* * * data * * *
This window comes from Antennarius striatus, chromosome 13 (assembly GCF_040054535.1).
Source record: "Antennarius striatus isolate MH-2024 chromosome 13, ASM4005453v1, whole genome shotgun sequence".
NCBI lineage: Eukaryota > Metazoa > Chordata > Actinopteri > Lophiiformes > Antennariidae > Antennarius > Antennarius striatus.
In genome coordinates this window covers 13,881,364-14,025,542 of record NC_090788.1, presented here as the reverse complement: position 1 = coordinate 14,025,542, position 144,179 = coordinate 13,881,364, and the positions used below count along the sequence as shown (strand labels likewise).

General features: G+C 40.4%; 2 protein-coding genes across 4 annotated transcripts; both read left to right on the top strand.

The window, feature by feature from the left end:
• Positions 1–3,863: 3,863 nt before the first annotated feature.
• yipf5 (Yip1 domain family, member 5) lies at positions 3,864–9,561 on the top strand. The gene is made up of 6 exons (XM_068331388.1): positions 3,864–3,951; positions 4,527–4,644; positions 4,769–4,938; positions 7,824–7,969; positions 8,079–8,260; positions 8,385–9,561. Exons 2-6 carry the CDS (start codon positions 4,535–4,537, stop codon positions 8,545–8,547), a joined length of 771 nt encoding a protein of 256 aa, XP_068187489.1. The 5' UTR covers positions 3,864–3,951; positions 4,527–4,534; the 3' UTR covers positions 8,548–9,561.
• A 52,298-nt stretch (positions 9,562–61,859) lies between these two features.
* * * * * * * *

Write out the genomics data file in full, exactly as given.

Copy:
This window comes from Antennarius striatus, chromosome 13 (assembly GCF_040054535.1).
Source record: "Antennarius striatus isolate MH-2024 chromosome 13, ASM4005453v1, whole genome shotgun sequence".
NCBI lineage: Eukaryota > Metazoa > Chordata > Actinopteri > Lophiiformes > Antennariidae > Antennarius > Antennarius striatus.
In genome coordinates this window covers 13,881,364-14,025,542 of record NC_090788.1, presented here as the reverse complement: position 1 = coordinate 14,025,542, position 144,179 = coordinate 13,881,364, and the positions used below count along the sequence as shown (strand labels likewise).

General features: G+C 40.4%; 2 protein-coding genes across 4 annotated transcripts; both read left to right on the top strand.

The window, feature by feature from the left end:
• Positions 1–3,863: 3,863 nt before the first annotated feature.
• yipf5 (Yip1 domain family, member 5) lies at positions 3,864–9,561 on the top strand. The gene is made up of 6 exons (XM_068331388.1): positions 3,864–3,951; positions 4,527–4,644; positions 4,769–4,938; positions 7,824–7,969; positions 8,079–8,260; positions 8,385–9,561. Exons 2-6 carry the CDS (start codon positions 4,535–4,537, stop codon positions 8,545–8,547), a joined length of 771 nt encoding a protein of 256 aa, XP_068187489.1. The 5' UTR covers positions 3,864–3,951; positions 4,527–4,534; the 3' UTR covers positions 8,548–9,561.
• A 52,298-nt stretch (positions 9,562–61,859) lies between these two features.